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A close-up of a letter written by John Keats to Fanny.

After a visit to Hampstead Heath, it’s not difficult to see why this beautiful location has provided inspiration to many famous writers and artists.


During the Romantic period of the early nineteenth century the village of Hampstead became popular with many influential writers and poets. The poet Leigh Hunt moved to the area in 1815 and mentions Kenwood, Spaniards Road and his home the Vale of Health in his sonnets. Hunt was well connected in literary circles and many of his friends visited him in the Vale including Byron and Shelley. Around the same period Samuel Coleridge the poet, who along with his friend William Wordsworth founded the Romantic Movement in England, lived in Highgate from 1817 until his death in 1834 and wrote about Kenwood describing the ‘grand cathedral aisle of giant lime trees’ on the terrace.

John Keats

The great poet John Keats also knew Leigh Hunt and visited him on several occasions at the Vale of Health. It was not long before he moved to Hampstead and it is said that he composed his great “Ode to a Nightingale” after hearing the bird’s unique liquid warbled song whilst living in the area. At this time nightingales did nest on the Heath, especially along Millfield Lane where Keats is known to have walked with Coleridge. Keats moved to a house in Hampstead and lived there from December 1818 to September 1820 before moving to a warmer climate in Italy after falling ill with tuberculosis. He succumbed to the disease in February 1921, and died in Rome aged 25.

Keats House  in Hampstead was restored as a museum to the poet and is now open to visitors who can learn more about how the Heath inspired him.

Painters, writers

The beautiful landscapes of the Heath also moved painters to capture its dramatic beauty. The most famous of these was John Constable who lived in Hampstead for many years from 1827 and painted numerous landscapes both from sitting in the upper level of his house at nearby Well Walk, and from on the Heath itself. Constable liked the wild and unspoilt landscape of the Heath and his portraits are important historical evidence of what the Heath once looked like. His pictures show a very open landscape, covered in heather and gorse with very few trees. The Heath continued to inspire into the 20th century and CS Lewis was moved to write "The Lion, The Witch and The Wardrobe" after wandering over Hampstead Heath on a snowy winter's day and imagining his fictional land of Narnia.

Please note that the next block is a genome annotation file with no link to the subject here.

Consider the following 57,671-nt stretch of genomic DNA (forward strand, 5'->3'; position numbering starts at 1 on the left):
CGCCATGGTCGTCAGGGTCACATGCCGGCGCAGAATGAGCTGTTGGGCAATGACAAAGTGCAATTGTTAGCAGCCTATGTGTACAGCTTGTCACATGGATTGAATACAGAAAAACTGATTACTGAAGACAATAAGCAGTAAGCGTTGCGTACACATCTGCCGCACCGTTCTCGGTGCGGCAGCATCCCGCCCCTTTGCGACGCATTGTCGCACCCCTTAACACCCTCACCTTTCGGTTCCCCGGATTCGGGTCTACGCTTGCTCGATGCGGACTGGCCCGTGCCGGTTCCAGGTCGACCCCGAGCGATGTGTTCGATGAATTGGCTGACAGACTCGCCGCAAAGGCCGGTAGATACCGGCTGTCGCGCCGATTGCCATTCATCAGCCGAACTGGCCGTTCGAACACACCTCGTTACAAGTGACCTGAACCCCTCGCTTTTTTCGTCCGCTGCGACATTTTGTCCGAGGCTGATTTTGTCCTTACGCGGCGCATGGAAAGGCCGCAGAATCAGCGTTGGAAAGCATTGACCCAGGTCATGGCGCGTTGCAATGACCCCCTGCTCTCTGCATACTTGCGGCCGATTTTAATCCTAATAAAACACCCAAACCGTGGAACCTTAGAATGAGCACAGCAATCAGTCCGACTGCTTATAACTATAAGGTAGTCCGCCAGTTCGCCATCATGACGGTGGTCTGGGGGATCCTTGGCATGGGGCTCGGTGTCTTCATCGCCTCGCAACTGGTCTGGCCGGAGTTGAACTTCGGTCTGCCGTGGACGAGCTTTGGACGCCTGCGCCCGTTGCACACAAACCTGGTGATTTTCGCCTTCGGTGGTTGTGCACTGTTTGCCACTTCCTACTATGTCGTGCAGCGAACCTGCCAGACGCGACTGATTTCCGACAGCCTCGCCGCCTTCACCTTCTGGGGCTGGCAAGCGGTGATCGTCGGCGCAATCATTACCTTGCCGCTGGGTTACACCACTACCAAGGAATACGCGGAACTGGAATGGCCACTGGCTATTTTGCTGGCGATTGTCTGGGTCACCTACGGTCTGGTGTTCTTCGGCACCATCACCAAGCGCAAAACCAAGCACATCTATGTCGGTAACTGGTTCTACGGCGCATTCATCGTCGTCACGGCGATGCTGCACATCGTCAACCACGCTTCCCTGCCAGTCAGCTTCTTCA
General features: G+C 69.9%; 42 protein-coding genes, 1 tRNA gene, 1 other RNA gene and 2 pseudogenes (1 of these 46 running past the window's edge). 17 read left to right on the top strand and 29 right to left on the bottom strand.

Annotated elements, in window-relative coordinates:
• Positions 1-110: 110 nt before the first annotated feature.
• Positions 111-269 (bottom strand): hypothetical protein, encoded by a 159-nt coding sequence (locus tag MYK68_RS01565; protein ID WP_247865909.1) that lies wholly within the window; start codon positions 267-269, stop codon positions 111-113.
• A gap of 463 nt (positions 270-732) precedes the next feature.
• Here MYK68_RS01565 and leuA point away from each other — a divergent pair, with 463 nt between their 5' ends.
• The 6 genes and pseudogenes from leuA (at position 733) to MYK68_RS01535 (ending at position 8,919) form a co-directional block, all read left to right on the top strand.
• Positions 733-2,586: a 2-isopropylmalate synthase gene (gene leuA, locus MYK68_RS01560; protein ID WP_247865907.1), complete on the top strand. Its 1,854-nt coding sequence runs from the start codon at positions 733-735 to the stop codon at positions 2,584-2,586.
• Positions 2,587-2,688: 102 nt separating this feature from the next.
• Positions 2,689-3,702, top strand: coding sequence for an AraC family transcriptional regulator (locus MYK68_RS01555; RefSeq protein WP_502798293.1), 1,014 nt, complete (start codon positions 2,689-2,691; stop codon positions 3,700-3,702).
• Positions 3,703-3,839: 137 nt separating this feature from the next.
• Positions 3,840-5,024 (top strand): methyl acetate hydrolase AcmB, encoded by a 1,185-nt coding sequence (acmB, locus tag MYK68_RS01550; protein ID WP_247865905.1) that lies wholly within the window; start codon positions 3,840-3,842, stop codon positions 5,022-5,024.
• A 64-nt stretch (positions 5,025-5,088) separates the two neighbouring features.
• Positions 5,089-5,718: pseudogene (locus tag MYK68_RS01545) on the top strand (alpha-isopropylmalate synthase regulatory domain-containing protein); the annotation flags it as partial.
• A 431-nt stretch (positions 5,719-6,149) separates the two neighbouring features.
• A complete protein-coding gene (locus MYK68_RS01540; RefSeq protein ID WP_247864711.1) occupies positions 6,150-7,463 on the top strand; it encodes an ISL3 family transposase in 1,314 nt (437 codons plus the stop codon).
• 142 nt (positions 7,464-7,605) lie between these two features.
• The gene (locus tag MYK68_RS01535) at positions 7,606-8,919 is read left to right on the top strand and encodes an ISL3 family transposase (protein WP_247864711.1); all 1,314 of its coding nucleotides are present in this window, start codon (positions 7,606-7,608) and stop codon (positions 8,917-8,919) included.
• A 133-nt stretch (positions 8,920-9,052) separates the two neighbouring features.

Philosophers, dancers

It was not just artists and writers who were enthused by the beauty of the Heath. Many brilliant minds from all walks of life have lived around its peripheries and visited its picturesque open spaces, including Karl Marx, whose favourite family outing was a trip to the Heath. Anna Pavlova, the Russian ballerina also chose to live bordering Golders Hill Park when she moved to London in 1912. Her home, Ivy House was featured in the film "Anna Pavlova" and is now the London Jewish Cultural Centre.


The Heath has also been used as a place for the public to enjoy the arts. In 2005 a 30ft sculpture of a table and chair by Italian artist Giancarlo Neri was given a temporary home on Parliament Hill for four months. Thousands of people were captivated by this giant scale model named "The Writer." In the summer of 2012 Sacrilege, a life-sized, bouncy replica of Stonehenge by the artist Jeremy Deller also made a visit to the Heath delighting an audience of all ages.

The same summer, Visitor I, a sculpture, by local artist David Breuer-Weil, of a submerged head also took up temporary residence in the Lily Pond at Golders Hill Park. It is clear to many that the Heath is a very special place and we hope its beauty will continue to inspire for generations to come.

01 October 2015
Last Modified:
07 November 2019